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2/28/05 02:51 PM
Cabo Bite Report [Post#: 1870 ] Reply to this post

Capt. George Landrum

Fly Hooker Sportfishing


WEATHER: Back to the rain once a week! That is not a bad thing as living in the desert is so much nicer when everything is green. Of course it can make being on the water uncomfortable if it comes with a lot of wind and the rain is heavy, but this week we had what I consider to be just enough! We had clouds move over the area Thursday night and started to get a bit of sprinkles coming down. On Friday it was cloudy all day and as heavy concentrations moved over us they let down a light rain every few hours. Everything is starting to bloom now. There was no wind to speak of with the rain so the conditions on the water remained good. The rest of the week was partly cloudy to sunny and our highs were in the high 70’s and the lows in the low 60’s.

WATER: Surface conditions on the Pacific side of the Cape were a bit lumpy this week and there was enough of a breeze most days to make it a little choppy as well, but most boats did not feel that as the water on the Pacific side was in the 68-69 degree range at the end of the week, at least out to the Golden Gate and San Jaime Banks areas. It warmed up just a degree or so past the banks. On the Cortez side there was warmer water to be found but you still had to get past the cold water that wrapped around the Cape. !0 miles to the south there was a temperature break that stayed there all week long and at the end of the week it had started to concentrate some fish. Out farther on the Cortez side the water warmed to 72 degrees, but you had to go a ways to get there, at least at the end of the week. There was still some lump on the water as the swells were at 2-4 feet, but there was almost no wind until Saturday, and then just in the afternoon.

BAIT: Mackerel was the bait of the week with the price at the normal $2 per bait. Sardines were not available here and were difficult to get even up in San Jose.


BILLFISH: The Marlin concentration that had been 24 miles off shore to the east last week continued to move to the east at about 5 miles per day, following the warm water edge the first piled up on. At the end of the week the fish were 50 miles out, just past the Cabrillo Seamount, and Captains were saying that if clients wanted to get into the hot Marlin action they were going to have to start doing overnight trips! There were still some Marlin closer to home in the warm water break to the south, but not in the great concentration the farther edge had provided. That concentration of Marlin provided some great action for the boats able to get there and stay for the tide change, with boats able to release 4-9 fish a trip. Some of the Striped Marlin were small fish, in the 40 pound class, but most of them were 120-140 pounds. We were able to get the full range with Marlin at #40 up to #180. Unless the currents change and bring the concentration back, we will be looking at the scattered fish closer to home this coming week. Lure colors that worked were the full range, but surprisingly the heaviest overcast day, Friday, the fish preferred bright colors and we had great luck with neon green and red/yellow.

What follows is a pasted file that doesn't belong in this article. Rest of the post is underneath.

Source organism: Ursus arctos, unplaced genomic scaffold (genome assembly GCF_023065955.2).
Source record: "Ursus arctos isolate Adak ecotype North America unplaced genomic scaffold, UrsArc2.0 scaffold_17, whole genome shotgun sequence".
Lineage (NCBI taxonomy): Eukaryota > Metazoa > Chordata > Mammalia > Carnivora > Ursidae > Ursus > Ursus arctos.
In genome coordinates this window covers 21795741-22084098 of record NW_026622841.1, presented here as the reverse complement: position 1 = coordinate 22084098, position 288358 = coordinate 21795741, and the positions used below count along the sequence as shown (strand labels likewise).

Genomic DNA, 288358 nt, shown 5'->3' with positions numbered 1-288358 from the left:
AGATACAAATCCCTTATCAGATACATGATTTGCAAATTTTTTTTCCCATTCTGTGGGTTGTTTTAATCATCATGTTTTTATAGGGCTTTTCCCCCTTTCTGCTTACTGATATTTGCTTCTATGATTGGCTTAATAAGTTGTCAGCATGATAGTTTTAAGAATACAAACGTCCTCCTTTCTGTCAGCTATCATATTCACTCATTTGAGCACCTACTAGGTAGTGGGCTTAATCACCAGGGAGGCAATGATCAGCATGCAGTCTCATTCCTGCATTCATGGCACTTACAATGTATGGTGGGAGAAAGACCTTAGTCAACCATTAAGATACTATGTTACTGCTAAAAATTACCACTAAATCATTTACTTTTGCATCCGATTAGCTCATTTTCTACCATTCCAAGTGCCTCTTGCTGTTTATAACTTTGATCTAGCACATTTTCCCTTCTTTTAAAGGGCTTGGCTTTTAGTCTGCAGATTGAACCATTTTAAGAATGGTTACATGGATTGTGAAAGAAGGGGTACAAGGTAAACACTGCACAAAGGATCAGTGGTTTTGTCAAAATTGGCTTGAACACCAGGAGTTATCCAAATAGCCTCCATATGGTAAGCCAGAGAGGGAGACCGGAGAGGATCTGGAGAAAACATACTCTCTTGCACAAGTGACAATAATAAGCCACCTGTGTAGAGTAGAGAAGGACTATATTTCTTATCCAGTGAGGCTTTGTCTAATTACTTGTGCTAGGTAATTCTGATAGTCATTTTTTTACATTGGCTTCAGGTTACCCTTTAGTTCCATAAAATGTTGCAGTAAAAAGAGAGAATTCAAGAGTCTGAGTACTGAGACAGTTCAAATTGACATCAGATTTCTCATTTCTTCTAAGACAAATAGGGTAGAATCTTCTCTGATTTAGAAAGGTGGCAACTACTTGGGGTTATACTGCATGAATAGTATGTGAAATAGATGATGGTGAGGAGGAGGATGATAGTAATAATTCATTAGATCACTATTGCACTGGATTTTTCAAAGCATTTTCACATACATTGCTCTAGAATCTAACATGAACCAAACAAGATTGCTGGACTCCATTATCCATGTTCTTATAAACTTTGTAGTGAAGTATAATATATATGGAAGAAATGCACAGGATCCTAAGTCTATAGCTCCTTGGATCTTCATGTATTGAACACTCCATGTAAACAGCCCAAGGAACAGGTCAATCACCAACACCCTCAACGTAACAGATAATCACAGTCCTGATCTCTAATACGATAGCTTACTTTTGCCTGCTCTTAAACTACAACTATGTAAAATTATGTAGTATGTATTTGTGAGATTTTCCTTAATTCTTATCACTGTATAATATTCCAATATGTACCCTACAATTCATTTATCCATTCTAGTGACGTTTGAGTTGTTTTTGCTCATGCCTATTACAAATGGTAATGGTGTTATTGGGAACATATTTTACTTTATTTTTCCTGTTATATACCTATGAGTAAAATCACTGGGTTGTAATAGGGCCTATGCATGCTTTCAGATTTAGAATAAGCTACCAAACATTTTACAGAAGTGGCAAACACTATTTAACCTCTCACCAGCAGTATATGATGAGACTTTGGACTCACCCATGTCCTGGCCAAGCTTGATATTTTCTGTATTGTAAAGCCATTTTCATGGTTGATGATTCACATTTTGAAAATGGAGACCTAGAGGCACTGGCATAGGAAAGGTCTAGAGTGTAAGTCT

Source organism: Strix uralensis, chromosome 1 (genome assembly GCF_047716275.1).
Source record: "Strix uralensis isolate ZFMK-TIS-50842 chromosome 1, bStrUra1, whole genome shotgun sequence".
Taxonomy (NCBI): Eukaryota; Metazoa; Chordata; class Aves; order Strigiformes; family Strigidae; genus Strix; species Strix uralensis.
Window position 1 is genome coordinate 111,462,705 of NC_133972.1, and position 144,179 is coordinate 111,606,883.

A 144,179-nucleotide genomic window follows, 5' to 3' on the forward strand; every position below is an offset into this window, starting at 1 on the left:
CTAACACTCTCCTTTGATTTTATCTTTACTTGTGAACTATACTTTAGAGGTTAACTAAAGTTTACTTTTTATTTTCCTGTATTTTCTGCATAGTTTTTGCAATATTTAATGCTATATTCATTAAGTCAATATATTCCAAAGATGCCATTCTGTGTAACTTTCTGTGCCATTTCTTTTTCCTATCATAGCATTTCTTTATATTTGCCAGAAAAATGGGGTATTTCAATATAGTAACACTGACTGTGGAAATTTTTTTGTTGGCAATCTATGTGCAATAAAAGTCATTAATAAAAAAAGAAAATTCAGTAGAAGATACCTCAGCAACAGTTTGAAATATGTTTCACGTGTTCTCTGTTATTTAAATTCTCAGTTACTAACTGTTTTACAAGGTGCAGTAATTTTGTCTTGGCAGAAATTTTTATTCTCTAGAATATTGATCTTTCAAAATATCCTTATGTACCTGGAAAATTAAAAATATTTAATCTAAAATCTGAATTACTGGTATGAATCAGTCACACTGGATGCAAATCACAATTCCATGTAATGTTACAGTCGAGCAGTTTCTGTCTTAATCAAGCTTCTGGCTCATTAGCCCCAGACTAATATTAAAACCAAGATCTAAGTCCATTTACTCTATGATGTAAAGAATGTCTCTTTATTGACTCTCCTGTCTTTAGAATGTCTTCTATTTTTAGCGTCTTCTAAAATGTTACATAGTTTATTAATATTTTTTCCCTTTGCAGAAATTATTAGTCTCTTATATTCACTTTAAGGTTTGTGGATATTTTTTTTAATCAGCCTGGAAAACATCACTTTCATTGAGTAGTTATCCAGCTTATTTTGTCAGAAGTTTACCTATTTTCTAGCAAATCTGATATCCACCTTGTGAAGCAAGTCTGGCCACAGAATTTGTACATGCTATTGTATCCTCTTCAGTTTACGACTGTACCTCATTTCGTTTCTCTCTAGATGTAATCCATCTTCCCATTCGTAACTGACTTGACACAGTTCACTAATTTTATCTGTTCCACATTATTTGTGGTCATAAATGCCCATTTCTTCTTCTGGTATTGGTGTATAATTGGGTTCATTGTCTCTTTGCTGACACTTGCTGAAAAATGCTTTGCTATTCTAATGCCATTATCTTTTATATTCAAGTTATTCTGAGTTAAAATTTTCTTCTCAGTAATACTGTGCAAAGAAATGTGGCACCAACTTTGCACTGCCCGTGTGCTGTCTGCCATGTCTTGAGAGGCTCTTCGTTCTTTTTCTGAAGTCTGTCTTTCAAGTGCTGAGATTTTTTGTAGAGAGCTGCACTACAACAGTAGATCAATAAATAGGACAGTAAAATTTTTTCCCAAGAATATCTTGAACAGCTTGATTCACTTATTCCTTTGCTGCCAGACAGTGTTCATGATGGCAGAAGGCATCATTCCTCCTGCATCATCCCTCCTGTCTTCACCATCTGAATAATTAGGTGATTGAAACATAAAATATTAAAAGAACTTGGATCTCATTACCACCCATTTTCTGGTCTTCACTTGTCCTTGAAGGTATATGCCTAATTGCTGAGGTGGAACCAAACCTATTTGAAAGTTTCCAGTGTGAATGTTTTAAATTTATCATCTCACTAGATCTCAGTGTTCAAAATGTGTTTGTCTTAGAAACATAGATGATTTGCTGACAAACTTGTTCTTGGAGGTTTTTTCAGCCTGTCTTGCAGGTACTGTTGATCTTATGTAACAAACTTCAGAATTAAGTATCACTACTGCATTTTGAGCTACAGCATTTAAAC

YELLOWFIN TUNA: There are Tuna beginning to show but they are still not here in great concentration or close to home. I saw several good schools breaking water mixed in with Dolphin and Marlin this week, but they were concentrating on the food and would not look at a lure or the live bait we had. If we had Sardines it may have made a difference. The fish were running between football sizes to #60, and there were a few boats able to get into fish to #80. Up past the Gorda Banks, out toward the Cabrillo Seamount, 25-35 miles to the south and out past the San Jaime Banks in the Pacific were where most of the schools were found. There were a few fish found in closer to home but not in any numbers. I saw a lot of white Tuna flags flying at the end of the week but upon talking with the anglers from some of the boats, the fish the flags were flying for were Skipjack Tuna, at least for the most part.

DORADO: There are still some Dorado out there, but the fish that were close to shore have moved on, the water is pretty cool. Most of the Dorado have been coming from the temperature break to the south, and a few boats were able to get hooked up to 4 or 5 fish per trip. The sizes are not large with the average 15 pounds, but there have been a few fish in the 30 pound class. This is pretty much the average size for this time of year.

WAHOO: Just as was the case last week, a few Wahoo were reported this week but there were no large amounts of them found, nor any large concentration of fish.

INSHORE: The Sierra bite slowed a bit this week, but that does not mean that they are not out there. It just means that you are not going out and loading the cooler in a couple of hours! It may take a bit longer than that, perhaps all day now. There is still a decent bite on Pargo, Grouper and a few Amberjack for boats bottom fishing. There are a few Yellowtail beginning to show up and of course there are loads of Skipjack close to shore, ranging up to 12 pounds in size.

NOTES: Whales, Dolphin and Turtles continue to keep everyone entranced until the fish bite. Surface conditions are great. I fished three days this week for a total of 12 Striped Marlin released. I golf in a couple of hours, hopefully I will be done in time to get to the radio station for the 6:00 program, I am supposed to talk about the Humboldt Squid tonight. Sitting at the computer listening to Credence Clearwater Revival on the 1991 Fantasy Records release “Chronicle; the 20 greatest hits” CD. Life is good! I think I’ll take one of my good cigars to the golf course and smoke it on the back nine; after all, I deserve it! Until next week, Tight Lines!

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